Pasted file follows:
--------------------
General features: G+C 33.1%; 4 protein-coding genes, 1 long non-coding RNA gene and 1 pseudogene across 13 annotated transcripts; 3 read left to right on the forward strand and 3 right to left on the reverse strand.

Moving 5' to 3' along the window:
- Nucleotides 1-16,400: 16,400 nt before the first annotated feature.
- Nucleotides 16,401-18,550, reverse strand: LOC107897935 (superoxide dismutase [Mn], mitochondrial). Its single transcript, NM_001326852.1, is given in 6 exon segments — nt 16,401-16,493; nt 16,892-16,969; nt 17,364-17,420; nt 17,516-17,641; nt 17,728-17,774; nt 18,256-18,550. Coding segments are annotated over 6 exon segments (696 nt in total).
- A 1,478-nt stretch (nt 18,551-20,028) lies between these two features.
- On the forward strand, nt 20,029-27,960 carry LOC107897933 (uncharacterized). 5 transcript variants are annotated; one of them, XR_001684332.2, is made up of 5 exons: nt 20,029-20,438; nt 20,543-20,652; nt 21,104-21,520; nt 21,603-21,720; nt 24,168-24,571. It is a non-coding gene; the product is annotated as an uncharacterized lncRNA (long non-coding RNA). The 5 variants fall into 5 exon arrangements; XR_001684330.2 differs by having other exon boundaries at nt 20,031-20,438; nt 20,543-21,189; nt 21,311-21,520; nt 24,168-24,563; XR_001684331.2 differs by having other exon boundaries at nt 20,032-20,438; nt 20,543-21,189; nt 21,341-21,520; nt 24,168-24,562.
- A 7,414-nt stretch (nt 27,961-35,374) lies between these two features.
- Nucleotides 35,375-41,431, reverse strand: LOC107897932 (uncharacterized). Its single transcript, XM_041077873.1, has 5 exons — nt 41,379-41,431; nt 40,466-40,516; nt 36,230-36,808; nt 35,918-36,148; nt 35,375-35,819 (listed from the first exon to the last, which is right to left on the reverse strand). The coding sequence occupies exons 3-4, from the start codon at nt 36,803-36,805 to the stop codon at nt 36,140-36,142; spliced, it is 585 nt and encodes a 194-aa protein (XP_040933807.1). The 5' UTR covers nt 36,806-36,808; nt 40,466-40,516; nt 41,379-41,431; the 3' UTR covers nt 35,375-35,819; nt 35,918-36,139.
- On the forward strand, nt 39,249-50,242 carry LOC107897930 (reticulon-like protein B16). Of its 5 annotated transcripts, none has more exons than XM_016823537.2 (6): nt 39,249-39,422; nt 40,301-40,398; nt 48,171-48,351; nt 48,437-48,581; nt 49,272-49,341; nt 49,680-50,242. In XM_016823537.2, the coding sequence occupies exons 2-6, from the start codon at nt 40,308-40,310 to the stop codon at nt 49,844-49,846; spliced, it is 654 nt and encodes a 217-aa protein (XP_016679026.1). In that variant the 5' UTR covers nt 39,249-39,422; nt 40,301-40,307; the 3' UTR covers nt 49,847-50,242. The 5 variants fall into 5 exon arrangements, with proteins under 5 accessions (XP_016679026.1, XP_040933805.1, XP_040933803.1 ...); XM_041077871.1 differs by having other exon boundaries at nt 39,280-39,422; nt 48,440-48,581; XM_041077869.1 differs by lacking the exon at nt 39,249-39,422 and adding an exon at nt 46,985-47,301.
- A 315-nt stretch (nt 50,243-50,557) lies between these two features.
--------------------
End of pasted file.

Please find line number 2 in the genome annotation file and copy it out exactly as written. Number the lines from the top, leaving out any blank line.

Moving 5' to 3' along the window: